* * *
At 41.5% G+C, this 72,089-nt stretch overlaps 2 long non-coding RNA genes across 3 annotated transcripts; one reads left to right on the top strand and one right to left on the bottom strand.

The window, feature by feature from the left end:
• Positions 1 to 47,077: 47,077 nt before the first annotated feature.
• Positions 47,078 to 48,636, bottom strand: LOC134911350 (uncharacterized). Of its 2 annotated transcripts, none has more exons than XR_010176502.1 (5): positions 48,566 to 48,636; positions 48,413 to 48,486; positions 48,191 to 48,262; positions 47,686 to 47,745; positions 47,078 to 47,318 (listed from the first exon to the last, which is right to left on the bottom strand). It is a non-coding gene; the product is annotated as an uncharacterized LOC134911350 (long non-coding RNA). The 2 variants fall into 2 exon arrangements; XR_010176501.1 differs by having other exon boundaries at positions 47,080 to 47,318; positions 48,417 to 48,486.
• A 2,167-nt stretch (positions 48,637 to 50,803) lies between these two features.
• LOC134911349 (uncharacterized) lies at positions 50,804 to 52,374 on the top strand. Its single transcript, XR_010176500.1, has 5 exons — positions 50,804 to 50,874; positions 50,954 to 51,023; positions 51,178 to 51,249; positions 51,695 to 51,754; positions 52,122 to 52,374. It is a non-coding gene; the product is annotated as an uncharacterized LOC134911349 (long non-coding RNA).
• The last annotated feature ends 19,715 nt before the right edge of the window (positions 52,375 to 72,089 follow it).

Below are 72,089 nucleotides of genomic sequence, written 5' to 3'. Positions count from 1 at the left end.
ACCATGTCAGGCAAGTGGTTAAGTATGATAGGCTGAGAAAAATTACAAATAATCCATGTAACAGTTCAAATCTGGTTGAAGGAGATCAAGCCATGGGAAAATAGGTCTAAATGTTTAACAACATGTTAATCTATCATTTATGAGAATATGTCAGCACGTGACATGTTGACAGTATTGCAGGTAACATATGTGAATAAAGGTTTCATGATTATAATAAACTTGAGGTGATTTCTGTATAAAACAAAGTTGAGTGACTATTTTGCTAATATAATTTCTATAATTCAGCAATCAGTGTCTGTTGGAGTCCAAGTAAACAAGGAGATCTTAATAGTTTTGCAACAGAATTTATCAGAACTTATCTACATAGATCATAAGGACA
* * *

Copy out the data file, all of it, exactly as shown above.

At 41.5% G+C, this 72,089-nt stretch overlaps 2 long non-coding RNA genes across 3 annotated transcripts; one reads left to right on the top strand and one right to left on the bottom strand.

The window, feature by feature from the left end:
• Positions 1 to 47,077: 47,077 nt before the first annotated feature.
• Positions 47,078 to 48,636, bottom strand: LOC134911350 (uncharacterized). Of its 2 annotated transcripts, none has more exons than XR_010176502.1 (5): positions 48,566 to 48,636; positions 48,413 to 48,486; positions 48,191 to 48,262; positions 47,686 to 47,745; positions 47,078 to 47,318 (listed from the first exon to the last, which is right to left on the bottom strand). It is a non-coding gene; the product is annotated as an uncharacterized LOC134911350 (long non-coding RNA). The 2 variants fall into 2 exon arrangements; XR_010176501.1 differs by having other exon boundaries at positions 47,080 to 47,318; positions 48,417 to 48,486.
• A 2,167-nt stretch (positions 48,637 to 50,803) lies between these two features.
• LOC134911349 (uncharacterized) lies at positions 50,804 to 52,374 on the top strand. Its single transcript, XR_010176500.1, has 5 exons — positions 50,804 to 50,874; positions 50,954 to 51,023; positions 51,178 to 51,249; positions 51,695 to 51,754; positions 52,122 to 52,374. It is a non-coding gene; the product is annotated as an uncharacterized LOC134911349 (long non-coding RNA).
• The last annotated feature ends 19,715 nt before the right edge of the window (positions 52,375 to 72,089 follow it).

Below are 72,089 nucleotides of genomic sequence, written 5' to 3'. Positions count from 1 at the left end.
ACCATGTCAGGCAAGTGGTTAAGTATGATAGGCTGAGAAAAATTACAAATAATCCATGTAACAGTTCAAATCTGGTTGAAGGAGATCAAGCCATGGGAAAATAGGTCTAAATGTTTAACAACATGTTAATCTATCATTTATGAGAATATGTCAGCACGTGACATGTTGACAGTATTGCAGGTAACATATGTGAATAAAGGTTTCATGATTATAATAAACTTGAGGTGATTTCTGTATAAAACAAAGTTGAGTGACTATTTTGCTAATATAATTTCTATAATTCAGCAATCAGTGTCTGTTGGAGTCCAAGTAAACAAGGAGATCTTAATAGTTTTGCAACAGAATTTATCAGAACTTATCTACATAGATCATAAGGACA